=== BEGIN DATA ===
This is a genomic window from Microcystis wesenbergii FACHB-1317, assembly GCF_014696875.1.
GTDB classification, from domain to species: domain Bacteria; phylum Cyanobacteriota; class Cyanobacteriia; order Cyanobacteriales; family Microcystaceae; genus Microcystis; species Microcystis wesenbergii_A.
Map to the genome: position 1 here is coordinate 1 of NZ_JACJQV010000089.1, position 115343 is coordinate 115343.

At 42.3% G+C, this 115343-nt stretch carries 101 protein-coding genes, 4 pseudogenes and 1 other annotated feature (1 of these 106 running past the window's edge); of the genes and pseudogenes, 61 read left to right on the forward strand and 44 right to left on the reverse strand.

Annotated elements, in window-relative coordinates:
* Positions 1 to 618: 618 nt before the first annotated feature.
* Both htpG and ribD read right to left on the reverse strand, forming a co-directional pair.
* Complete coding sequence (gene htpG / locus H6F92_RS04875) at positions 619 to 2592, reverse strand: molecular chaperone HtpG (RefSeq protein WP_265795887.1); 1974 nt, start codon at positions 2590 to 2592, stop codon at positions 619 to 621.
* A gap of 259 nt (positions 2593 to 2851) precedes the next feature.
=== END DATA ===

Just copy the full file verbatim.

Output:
This is a genomic window from Microcystis wesenbergii FACHB-1317, assembly GCF_014696875.1.
GTDB classification, from domain to species: domain Bacteria; phylum Cyanobacteriota; class Cyanobacteriia; order Cyanobacteriales; family Microcystaceae; genus Microcystis; species Microcystis wesenbergii_A.
Map to the genome: position 1 here is coordinate 1 of NZ_JACJQV010000089.1, position 115343 is coordinate 115343.

At 42.3% G+C, this 115343-nt stretch carries 101 protein-coding genes, 4 pseudogenes and 1 other annotated feature (1 of these 106 running past the window's edge); of the genes and pseudogenes, 61 read left to right on the forward strand and 44 right to left on the reverse strand.

Annotated elements, in window-relative coordinates:
* Positions 1 to 618: 618 nt before the first annotated feature.
* Both htpG and ribD read right to left on the reverse strand, forming a co-directional pair.
* Complete coding sequence (gene htpG / locus H6F92_RS04875) at positions 619 to 2592, reverse strand: molecular chaperone HtpG (RefSeq protein WP_265795887.1); 1974 nt, start codon at positions 2590 to 2592, stop codon at positions 619 to 621.
* A gap of 259 nt (positions 2593 to 2851) precedes the next feature.